And... weirdly enough! The authors gave a character my real last name!(less)
Ever since finishing the finale of Poppy's Triad series with Soul Magic (reviewed here), I've been really excited about this new release. At the time, I almost begged Poppy to tell me that she was going to write a spin-off about the kids in that series (Garon & Riley), only to have my poor heart crushed ;) There is still a spin-off coming, also about cat shifters, but in the meantime this story isn't associated with that series yet still, in some areas, I found reminiscent, like the pack politics.
Dayton grew up with Hart's family, or pride. They welcomed him in as a kid with a mom who wasn't around much and took care of him, making him one of their own. He exists in a strange kind of half adoption. While he's part of the family and they consider him, a human, part of the pride, he still can't really understand what it's like to have a cat as a part of himself. Then there's Hart, the son of the Alpha who was born as a cross-bred liger and subsequently more powerful than his father. His banishment ensured his father's reign.
But even though Dayton doesn't think Hart ever liked him much, Hart has a good reason why he's willing to take the banishment. He's known since they were teenagers and his first heat came over him that Dayton was his mate, but as an outcast among his own family, he couldn't offer him much. In the years that Hart has been gone, forbidden any contact with the rest of his family, he's made a career and a name for himself, all in the hopes of going back to claim his mate with a life to offer him. Somehow though, Hart can't work up the nerve, knowing that accepting their mating may mean leaving his adoptive family behind. Having to face Dayton not choosing him is too hard, so they remain parted until Hart's meddlesome sister Tawny, Dayton's best friend, sets them on the same course. The ramifications, however, are more than any of them expected.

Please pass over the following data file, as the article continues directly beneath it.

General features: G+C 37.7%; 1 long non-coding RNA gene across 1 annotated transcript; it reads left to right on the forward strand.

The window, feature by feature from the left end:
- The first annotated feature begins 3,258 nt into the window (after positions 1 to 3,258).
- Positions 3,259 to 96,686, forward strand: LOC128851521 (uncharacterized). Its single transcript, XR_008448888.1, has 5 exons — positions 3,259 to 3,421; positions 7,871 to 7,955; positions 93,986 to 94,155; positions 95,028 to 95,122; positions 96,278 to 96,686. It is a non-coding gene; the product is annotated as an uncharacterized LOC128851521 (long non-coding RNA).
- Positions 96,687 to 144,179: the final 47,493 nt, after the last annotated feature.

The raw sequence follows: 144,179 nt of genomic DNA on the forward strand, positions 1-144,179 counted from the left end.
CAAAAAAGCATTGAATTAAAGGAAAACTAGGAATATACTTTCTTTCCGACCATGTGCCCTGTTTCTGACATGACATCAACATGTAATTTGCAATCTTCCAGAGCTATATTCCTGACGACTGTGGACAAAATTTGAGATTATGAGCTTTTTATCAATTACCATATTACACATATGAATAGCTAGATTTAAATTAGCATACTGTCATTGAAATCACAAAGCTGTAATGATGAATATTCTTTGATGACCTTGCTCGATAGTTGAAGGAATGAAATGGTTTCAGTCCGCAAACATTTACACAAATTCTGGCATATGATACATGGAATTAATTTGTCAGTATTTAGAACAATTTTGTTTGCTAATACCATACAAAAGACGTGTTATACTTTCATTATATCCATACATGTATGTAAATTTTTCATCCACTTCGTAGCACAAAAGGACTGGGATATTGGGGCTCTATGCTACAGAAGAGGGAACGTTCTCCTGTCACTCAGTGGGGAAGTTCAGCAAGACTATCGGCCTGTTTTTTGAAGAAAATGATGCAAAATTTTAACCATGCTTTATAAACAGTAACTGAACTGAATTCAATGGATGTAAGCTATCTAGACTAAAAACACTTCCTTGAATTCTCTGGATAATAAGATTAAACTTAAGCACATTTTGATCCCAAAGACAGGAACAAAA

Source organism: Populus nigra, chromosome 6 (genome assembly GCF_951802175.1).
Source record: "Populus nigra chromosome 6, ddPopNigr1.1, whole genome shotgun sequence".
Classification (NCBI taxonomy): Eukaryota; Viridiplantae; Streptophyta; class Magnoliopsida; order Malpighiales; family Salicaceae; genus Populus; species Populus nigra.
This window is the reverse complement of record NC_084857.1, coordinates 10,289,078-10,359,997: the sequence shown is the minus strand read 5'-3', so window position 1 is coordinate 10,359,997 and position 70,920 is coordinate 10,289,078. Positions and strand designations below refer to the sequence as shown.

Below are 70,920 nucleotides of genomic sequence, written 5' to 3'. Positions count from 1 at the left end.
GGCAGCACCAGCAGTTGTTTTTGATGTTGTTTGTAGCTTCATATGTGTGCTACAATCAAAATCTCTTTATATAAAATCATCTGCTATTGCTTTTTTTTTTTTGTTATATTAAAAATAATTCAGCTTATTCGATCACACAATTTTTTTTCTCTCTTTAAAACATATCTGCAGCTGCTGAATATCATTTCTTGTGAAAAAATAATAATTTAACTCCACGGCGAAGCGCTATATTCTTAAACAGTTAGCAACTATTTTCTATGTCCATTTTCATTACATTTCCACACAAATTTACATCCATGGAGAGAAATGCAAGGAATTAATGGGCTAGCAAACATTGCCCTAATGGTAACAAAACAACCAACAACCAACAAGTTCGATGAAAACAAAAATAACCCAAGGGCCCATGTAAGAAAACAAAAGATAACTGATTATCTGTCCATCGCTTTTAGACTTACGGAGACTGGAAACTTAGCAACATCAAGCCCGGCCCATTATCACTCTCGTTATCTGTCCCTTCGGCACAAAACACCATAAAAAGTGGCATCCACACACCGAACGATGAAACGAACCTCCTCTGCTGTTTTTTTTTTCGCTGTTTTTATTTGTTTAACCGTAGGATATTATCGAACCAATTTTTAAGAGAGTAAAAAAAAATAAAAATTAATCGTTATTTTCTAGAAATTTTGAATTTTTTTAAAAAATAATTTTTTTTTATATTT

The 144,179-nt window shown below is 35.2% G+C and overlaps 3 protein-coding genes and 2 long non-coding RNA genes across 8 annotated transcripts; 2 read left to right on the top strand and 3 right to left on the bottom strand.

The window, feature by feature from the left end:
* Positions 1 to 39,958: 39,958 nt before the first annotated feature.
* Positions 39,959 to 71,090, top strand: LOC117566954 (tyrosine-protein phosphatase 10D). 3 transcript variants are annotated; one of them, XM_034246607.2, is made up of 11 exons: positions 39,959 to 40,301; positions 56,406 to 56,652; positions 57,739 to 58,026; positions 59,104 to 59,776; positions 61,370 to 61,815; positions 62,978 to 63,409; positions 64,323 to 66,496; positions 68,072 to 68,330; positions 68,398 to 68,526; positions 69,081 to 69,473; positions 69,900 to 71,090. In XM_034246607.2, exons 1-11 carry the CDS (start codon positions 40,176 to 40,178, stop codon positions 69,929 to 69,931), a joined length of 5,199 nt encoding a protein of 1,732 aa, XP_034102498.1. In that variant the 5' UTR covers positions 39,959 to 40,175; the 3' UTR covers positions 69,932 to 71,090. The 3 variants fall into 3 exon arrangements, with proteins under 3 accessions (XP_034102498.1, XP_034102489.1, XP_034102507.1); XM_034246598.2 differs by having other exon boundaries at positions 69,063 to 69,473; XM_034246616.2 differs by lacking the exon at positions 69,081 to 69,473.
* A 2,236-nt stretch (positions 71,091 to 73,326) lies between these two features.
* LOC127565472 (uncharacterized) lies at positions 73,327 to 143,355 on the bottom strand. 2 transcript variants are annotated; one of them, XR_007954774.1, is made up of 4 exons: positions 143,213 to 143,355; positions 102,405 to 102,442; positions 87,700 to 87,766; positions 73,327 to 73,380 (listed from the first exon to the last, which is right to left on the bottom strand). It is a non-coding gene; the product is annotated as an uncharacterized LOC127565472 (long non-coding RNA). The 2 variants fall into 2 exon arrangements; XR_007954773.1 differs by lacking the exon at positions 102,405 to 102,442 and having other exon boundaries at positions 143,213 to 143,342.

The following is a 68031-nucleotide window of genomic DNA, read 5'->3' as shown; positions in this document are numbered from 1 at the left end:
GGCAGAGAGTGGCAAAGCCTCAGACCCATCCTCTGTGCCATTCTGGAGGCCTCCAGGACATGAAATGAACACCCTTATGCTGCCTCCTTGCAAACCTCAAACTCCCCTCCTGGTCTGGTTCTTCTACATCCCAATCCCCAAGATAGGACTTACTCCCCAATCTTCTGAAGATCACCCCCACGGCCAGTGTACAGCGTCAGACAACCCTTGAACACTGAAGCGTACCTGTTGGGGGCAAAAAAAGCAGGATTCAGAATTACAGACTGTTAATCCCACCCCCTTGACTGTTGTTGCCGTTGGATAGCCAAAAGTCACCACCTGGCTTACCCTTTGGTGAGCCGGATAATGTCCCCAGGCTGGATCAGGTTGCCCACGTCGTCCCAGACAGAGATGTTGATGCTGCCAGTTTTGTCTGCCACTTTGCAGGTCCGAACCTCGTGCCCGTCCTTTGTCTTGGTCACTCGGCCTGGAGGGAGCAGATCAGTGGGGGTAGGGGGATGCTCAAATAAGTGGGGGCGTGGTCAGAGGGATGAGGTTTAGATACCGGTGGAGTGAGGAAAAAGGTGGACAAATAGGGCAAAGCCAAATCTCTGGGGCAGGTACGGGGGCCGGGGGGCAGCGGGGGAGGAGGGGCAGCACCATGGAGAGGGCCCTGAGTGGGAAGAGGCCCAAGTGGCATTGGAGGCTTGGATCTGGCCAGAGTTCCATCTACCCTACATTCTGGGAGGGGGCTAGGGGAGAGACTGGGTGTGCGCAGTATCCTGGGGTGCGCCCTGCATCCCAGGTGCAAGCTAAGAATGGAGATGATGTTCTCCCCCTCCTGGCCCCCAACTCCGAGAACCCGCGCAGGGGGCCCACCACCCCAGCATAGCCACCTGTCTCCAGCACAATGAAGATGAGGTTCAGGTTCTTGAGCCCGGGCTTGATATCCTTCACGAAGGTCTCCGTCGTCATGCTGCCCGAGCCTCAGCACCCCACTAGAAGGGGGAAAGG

This was really a cute story and I think that it stands well on it's own. I'll say straight up, I was a little confused at first whether this was the spinoff that Poppy talked about, just because it has to do with cat shifters, but it's not at all. Still, with the recent release and a similar type of story, I wouldn't be surprised if people make comparisons. It's probably bad to do that, in fact, because the Triad series had a real forward momentum that involved an overarching series plot. This story is different because it does stand alone. And while it certainly leaves things open for a sequel, it isn't obviously just part one of a longer story. That means that the focus of this story is really the relationship, something quite different from the Triad series. And considering the characters and the setup of the plot, this story didn't need a convoluted journey, no matter how much longer I wished it could have been so that I got to know the characters better and all that. It worked well as it is and I'm really just being greedy.